Odyssey of the Mind Competition Challenges Students to Solve Problems Creatively
Forty-seven Keystone Oaks students in grades K-8 recently participated in the local Odyssey of the Mind competition at Moon Area Middle/High Schools. Four teams of students from grades 3-8 competed. More than 100 teams competed in various problems and divisions, with KO teams placing 3rd, 4th and 6th (two teams) in their divisions.
Odyssey of the Mind is an international educational program that provides creative problem-solving opportunities for students from kindergarten through college. Teams of students apply their creativity to solve a wide-range of problems, from building mechanical devices to presenting interpretations of literary classics, as they compete with teams from other schools.
Keystone Oaks students had to solve three problems during this year’s competition:
The Odyssey of the Mind program was revitalized at Keystone Oaks during the 2014-2015 school year. The program is run by parent volunteers. Student teams meet bi-weekly beginning in September to practice and prepare for the performances and competition. Participating in Odyssey of the Mind has numerous benefits, including developing team-building skills, finding solutions to real-world problems, and utilizing the creative thinking process.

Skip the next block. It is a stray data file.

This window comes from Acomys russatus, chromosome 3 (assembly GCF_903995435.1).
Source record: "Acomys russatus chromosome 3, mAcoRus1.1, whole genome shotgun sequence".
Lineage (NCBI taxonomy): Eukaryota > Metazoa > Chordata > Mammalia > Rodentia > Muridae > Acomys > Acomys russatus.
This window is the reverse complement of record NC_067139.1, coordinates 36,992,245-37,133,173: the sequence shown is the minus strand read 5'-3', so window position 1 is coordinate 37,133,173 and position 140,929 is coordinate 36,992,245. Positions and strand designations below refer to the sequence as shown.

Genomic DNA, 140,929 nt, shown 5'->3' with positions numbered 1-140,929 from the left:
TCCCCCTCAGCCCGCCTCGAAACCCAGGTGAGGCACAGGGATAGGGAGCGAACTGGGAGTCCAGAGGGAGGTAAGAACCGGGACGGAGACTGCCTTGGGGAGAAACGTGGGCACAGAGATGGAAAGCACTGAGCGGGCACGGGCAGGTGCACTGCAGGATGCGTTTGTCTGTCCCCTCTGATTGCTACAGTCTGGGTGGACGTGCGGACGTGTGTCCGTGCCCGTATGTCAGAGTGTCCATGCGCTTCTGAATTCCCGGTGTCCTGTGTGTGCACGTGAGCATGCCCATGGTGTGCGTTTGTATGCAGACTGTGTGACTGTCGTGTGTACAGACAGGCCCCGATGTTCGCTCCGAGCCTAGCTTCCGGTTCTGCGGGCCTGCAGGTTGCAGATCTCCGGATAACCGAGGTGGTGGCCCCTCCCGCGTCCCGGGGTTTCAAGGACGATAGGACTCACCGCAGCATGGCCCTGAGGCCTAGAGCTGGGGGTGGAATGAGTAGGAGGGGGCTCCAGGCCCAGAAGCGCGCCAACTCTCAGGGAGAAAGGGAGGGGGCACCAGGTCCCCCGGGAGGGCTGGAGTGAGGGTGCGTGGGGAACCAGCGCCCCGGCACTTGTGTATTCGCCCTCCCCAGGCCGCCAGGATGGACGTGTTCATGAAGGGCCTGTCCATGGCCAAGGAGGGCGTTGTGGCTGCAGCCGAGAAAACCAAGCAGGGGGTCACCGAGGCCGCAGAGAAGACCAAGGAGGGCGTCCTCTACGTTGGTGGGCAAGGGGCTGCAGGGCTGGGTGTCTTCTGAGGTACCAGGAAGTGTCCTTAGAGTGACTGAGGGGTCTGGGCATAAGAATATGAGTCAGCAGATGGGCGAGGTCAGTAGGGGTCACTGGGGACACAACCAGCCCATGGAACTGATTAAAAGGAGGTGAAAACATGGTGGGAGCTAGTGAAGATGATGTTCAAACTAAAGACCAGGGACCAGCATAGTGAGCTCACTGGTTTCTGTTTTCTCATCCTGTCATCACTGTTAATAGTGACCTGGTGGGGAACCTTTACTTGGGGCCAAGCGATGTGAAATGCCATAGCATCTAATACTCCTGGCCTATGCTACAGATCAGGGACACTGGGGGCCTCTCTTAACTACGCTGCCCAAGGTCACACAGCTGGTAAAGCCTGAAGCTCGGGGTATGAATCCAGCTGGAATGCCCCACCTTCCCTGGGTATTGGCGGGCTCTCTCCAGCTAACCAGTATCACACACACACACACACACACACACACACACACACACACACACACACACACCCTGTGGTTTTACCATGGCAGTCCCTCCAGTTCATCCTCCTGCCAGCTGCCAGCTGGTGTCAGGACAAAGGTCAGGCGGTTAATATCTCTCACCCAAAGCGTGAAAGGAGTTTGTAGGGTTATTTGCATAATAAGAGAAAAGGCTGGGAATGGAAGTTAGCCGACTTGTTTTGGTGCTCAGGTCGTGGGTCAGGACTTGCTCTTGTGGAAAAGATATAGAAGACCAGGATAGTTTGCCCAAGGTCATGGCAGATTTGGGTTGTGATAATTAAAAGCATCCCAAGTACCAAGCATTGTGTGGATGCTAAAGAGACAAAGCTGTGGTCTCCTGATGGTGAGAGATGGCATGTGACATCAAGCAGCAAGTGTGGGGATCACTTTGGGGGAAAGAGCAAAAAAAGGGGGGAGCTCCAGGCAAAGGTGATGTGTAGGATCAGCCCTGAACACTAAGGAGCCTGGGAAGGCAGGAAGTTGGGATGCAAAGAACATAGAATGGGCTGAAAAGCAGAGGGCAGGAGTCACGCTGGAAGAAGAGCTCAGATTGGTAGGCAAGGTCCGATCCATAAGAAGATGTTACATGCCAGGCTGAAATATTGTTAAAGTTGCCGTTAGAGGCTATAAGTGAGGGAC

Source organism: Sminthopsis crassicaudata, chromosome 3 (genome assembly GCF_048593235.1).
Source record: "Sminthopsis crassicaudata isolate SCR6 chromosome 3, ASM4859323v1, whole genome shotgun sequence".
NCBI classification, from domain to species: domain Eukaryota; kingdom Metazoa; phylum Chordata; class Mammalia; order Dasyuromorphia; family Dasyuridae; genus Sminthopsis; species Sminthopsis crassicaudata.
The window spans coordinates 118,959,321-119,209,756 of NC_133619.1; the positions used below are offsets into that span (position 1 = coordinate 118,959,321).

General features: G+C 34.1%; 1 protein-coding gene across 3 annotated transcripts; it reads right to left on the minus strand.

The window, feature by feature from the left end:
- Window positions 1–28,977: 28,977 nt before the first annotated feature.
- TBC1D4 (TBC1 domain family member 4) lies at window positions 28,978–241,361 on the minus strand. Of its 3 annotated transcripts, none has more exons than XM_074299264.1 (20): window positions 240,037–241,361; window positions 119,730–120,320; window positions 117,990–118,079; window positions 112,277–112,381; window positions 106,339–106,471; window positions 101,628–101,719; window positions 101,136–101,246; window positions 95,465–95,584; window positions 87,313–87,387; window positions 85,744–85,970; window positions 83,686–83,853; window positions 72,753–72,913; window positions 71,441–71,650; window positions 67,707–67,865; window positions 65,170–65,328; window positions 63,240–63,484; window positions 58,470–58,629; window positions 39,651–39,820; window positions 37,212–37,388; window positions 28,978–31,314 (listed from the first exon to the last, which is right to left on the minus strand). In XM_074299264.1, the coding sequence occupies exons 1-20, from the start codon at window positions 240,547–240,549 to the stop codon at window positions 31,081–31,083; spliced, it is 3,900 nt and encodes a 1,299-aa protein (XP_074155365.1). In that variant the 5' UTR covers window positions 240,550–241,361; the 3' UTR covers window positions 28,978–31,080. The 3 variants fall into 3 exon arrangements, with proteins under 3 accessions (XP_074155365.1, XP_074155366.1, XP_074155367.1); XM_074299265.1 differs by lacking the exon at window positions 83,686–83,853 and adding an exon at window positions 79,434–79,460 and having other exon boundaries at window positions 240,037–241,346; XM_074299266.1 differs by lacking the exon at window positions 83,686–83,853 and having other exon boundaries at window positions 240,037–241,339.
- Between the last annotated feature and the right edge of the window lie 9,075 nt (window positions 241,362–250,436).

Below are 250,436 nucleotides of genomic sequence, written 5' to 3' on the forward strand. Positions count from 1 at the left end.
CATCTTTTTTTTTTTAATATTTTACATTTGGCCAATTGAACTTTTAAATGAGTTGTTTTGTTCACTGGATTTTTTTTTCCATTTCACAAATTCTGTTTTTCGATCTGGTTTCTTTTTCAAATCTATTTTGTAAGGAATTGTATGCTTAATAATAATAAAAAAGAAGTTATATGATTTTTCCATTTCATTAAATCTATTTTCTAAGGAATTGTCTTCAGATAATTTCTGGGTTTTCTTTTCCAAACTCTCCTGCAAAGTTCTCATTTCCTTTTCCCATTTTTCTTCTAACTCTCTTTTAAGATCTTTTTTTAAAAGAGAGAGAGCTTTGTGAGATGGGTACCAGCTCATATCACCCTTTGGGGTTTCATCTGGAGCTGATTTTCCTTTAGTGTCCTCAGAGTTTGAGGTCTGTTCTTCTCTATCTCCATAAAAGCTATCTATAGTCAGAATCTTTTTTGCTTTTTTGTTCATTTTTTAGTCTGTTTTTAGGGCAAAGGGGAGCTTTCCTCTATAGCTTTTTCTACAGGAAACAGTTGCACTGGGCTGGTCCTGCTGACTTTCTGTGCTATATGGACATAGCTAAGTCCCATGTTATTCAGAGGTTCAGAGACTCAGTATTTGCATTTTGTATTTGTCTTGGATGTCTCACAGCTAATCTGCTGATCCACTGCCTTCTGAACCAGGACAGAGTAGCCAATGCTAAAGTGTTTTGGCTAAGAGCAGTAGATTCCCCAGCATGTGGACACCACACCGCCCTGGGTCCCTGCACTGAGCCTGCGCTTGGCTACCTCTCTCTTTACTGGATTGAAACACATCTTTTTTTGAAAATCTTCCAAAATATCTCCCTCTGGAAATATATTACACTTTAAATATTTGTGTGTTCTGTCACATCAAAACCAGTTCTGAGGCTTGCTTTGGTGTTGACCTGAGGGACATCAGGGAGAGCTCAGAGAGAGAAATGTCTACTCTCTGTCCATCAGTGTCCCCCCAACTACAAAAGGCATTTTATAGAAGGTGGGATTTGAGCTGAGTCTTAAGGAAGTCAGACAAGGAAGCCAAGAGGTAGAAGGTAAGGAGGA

- No Cycle Recycle – Students had to design, build and drive a vehicle that traveled between two team-created ecosystems to process items. The vehicle had to travel without pedaling and had to make stops to pick up discarded items from one ecosystem and then adapt and deliver them to the other ecosystem where they were repurposed.
- Furs, Feathers, Fins, and Friends – Students were challenged to show problem-solving and teamwork from the point of view of different animals. Students had to create and present an original humorous performance showing three animals’ point of view while showing emotions and solving a problem that threatened the survival of all animals. The performance had to feature an original song and dance.
- Something Fishy – Students were challenged to develop three technical methods for catching fish by creating and presenting an original performance that included a fisher character that worked from a pier area to make catches.
Congratulations to the students who participated this year! And, thank you to the volunteers who make this program a possibility for KO students! The program will start again in the fall; anyone interested in participating can reach out to Geoff Dobson via e-mail – firstname.lastname@example.org.